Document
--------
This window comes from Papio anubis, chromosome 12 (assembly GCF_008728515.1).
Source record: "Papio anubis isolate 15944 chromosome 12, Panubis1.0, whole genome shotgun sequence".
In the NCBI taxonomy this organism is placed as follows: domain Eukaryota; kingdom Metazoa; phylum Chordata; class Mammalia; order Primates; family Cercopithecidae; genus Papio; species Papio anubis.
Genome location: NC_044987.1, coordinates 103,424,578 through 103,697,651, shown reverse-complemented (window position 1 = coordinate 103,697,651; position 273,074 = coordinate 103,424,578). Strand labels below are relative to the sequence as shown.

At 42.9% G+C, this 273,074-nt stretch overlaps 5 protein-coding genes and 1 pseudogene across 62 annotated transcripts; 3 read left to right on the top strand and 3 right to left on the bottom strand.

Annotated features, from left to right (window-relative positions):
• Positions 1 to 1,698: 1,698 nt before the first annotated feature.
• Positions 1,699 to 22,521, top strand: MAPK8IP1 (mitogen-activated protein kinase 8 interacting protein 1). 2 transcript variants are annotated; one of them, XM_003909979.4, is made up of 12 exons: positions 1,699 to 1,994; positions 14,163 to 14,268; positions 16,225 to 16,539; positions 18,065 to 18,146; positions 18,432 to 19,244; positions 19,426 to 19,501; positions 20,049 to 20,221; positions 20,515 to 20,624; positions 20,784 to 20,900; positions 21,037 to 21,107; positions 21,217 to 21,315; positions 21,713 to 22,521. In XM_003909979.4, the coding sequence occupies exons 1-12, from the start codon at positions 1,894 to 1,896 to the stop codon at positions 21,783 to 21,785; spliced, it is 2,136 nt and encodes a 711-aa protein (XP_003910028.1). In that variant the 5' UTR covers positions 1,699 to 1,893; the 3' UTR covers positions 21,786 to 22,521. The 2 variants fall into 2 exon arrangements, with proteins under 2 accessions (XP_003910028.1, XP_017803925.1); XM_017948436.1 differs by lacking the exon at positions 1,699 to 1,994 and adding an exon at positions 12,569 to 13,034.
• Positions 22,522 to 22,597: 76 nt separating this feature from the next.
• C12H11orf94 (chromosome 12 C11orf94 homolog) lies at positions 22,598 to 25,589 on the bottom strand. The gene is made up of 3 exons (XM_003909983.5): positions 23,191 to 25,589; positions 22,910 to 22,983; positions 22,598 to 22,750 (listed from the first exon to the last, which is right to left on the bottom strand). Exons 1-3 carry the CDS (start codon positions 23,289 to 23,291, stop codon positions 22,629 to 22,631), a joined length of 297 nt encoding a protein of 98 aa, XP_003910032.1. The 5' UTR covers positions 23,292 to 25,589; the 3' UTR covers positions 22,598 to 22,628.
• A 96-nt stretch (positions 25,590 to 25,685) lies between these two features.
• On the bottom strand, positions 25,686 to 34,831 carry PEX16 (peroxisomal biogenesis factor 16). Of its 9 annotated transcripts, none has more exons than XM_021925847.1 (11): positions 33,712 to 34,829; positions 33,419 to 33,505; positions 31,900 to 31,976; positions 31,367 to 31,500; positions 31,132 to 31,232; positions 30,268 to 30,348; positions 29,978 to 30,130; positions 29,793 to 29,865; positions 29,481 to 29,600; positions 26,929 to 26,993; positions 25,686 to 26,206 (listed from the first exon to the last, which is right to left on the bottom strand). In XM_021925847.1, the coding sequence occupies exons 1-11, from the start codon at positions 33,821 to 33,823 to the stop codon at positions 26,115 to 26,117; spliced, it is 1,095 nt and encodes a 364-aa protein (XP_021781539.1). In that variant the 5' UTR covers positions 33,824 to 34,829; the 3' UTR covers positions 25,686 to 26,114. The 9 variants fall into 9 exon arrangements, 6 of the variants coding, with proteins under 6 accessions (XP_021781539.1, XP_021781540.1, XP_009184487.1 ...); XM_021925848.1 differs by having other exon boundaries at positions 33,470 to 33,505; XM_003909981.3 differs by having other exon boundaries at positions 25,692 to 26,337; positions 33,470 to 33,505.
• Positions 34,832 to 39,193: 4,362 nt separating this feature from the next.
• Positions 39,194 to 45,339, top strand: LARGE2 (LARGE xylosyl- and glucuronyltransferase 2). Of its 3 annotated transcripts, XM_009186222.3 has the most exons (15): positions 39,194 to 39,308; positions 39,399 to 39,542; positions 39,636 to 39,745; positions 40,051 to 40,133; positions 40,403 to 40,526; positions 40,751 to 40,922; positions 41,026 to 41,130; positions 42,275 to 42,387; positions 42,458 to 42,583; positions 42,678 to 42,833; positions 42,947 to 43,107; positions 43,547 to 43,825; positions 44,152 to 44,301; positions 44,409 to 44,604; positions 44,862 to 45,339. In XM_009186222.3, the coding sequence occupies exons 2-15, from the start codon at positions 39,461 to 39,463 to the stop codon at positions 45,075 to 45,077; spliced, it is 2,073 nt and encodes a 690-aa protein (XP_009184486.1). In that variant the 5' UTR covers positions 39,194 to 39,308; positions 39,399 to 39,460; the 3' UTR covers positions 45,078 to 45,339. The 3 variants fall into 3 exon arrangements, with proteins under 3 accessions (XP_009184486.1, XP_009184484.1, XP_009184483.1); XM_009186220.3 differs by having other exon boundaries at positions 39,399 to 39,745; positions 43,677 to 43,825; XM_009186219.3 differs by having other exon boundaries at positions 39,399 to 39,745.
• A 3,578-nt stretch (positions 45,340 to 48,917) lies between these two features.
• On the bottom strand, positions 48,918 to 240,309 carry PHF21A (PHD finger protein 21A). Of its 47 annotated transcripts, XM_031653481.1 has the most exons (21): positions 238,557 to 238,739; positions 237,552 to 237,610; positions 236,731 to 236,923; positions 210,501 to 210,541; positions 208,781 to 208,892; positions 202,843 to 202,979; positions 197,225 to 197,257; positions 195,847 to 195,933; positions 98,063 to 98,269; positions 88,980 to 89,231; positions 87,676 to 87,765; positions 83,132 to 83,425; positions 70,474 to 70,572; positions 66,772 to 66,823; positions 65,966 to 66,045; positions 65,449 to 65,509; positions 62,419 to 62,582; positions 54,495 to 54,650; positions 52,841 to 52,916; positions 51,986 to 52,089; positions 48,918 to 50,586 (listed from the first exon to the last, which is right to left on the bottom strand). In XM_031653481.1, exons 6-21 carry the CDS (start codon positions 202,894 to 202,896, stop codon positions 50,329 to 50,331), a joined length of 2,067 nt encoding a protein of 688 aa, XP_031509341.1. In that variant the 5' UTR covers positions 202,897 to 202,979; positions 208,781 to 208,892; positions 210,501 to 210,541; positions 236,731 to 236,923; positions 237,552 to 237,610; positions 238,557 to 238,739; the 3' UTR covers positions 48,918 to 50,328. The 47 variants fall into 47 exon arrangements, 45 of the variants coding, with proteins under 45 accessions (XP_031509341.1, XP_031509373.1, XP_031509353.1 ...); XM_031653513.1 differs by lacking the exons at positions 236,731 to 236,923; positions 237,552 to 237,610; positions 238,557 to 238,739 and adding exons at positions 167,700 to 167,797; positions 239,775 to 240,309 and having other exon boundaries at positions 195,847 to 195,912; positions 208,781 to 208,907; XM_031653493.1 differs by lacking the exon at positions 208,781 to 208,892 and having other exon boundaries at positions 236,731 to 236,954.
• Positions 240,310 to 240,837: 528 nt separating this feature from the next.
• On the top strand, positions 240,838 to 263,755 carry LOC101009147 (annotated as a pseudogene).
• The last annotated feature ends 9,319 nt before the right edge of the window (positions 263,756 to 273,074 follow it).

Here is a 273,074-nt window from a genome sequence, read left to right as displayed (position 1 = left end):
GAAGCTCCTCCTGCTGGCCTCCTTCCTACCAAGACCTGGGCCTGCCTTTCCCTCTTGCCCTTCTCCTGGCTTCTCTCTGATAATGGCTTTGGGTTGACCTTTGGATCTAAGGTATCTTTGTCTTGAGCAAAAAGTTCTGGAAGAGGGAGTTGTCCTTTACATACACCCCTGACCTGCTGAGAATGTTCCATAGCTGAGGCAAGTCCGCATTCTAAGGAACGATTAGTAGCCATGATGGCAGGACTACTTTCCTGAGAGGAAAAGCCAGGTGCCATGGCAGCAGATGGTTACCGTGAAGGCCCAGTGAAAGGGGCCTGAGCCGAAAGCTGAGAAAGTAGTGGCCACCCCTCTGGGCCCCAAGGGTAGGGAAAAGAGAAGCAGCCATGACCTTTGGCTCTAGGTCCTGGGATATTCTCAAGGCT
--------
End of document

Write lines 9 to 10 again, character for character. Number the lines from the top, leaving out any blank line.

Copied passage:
• Positions 22,522 to 22,597: 76 nt separating this feature from the next.
• C12H11orf94 (chromosome 12 C11orf94 homolog) lies at positions 22,598 to 25,589 on the bottom strand. The gene is made up of 3 exons (XM_003909983.5): positions 23,191 to 25,589; positions 22,910 to 22,983; positions 22,598 to 22,750 (listed from the first exon to the last, which is right to left on the bottom strand). Exons 1-3 carry the CDS (start codon positions 23,289 to 23,291, stop codon positions 22,629 to 22,631), a joined length of 297 nt encoding a protein of 98 aa, XP_003910032.1. The 5' UTR covers positions 23,292 to 25,589; the 3' UTR covers positions 22,598 to 22,628.